The ability to accurately stratify patients with thyroid nodules (TNs) preoperatively is imperative because most TNs are benign. The reliability of fine-needle aspiration biopsy (FNAB) in large TNs has been questioned in recent literature.
To determine whether TN size affects the reliability of FNAB results, and to determine the rates of malignant disease of each Bethesda class at Penn State Medical Center.
Design, Setting, and Participants
Retrospective electronic medical record review of patients undergoing FNAB followed by thyroidectomy from March 2010 through December 2013 at an academic, tertiary referral center. A total of 297 patients with 326 TNs were identified as part of a consecutive series.
Main Outcomes and Measures
The primary outcome was to determine the rate of malignant disease of TNs smaller than 3.0 cm or 3.0 cm or larger and of each Bethesda class. Statistical analysis included χ2 tests. The secondary outcome was to develop logistic regression models to estimate the probability of malignant disease on final pathologic diagnosis as predicted by TN size as well as TN size in conjunction with Bethesda class.
Of the 297 patients, 233 were female (78.4%). The mean (SD) age was 51.0 (15.4) years. Of the 326 TNs, 143 were malignant on surgical histopathologic analysis (43.7%). The mean TN size was 2.0 (1.4) cm. Rates of malignant disease for Bethesda classes 1 to 6 were 0% (95% CI, 0%-26.0%), 6.0% (95% CI, 1.7%-14.6%), 30.2% (95% CI, 18.3%-44.3%), 23.5% (95% CI, 14.8%-34.2%), 72.4% (95% CI, 52.8%-87.3%), and 98.8% (95% CI, 93.5%-99.9%), respectively. Overall sensitivity and specificity (excluding class 1 TNs) were 97.2% and 36.8%, respectively. The false-negative rate of benign cytologic results was 6.0% (95% CI, 1.7%-14.6%); only 1 false-negative result occurred in TNs 3.0 cm or greater. Of the TNs smaller than 3.0 cm, 48.4% were malignant compared with 33.3% of TNs 3.0 cm or greater (P = .049). Both Bethesda class and TN size were significant variables (P < .05) within our logistic regression models indicating that higher Bethesda class and TN size smaller than about 2.0 cm were associated with increased probabilities of malignant disease.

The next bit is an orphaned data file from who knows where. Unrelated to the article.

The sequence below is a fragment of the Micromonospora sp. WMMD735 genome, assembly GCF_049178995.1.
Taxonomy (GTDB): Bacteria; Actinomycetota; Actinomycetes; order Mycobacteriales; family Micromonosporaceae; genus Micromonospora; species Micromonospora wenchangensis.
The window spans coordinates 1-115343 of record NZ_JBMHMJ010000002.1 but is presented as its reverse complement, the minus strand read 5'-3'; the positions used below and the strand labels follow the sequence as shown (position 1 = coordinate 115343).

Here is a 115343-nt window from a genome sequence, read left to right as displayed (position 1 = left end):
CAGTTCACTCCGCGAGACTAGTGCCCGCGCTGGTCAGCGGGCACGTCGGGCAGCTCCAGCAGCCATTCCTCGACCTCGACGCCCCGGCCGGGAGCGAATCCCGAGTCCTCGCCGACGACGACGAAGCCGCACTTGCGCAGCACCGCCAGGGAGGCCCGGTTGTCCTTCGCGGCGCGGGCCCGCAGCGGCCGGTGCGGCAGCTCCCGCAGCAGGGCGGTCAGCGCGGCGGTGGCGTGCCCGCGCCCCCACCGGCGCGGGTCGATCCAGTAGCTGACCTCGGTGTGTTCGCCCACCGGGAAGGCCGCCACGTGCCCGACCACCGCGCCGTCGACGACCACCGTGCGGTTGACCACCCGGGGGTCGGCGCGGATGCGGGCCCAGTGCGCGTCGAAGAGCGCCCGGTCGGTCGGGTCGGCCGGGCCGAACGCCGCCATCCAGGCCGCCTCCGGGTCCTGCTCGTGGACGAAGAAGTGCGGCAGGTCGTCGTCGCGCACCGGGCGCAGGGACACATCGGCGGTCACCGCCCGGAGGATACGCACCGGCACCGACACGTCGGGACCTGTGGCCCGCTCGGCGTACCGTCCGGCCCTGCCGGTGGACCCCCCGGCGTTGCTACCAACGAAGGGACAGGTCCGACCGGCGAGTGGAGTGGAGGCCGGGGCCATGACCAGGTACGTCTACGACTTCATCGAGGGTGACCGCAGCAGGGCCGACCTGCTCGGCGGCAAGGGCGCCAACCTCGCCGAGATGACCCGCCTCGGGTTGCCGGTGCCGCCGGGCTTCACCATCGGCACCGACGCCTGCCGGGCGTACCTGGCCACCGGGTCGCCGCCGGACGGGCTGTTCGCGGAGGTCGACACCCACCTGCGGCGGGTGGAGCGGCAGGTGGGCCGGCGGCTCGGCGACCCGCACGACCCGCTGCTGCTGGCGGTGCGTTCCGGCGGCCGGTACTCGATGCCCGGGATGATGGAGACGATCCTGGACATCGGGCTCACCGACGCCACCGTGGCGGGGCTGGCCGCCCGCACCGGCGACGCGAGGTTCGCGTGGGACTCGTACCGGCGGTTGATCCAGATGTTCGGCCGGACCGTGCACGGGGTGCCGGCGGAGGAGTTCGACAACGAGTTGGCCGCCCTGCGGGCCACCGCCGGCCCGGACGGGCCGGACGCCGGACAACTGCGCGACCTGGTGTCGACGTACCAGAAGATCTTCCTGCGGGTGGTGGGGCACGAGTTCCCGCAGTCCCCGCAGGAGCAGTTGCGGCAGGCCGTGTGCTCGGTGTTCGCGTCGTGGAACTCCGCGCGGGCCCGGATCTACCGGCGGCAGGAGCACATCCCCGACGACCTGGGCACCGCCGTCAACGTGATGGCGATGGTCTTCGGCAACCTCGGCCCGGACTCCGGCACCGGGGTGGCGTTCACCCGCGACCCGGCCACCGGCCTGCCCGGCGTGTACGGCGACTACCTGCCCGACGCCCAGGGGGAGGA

Conclusions and Relevance
Our results suggest that smaller TNs (smaller than about 2.0 cm) are associated with increased probabilities of malignant disease irrespective of Bethesda class. Routine diagnostic thyroid lobectomy solely owing to TN size of 3.0 cm or greater need not be performed.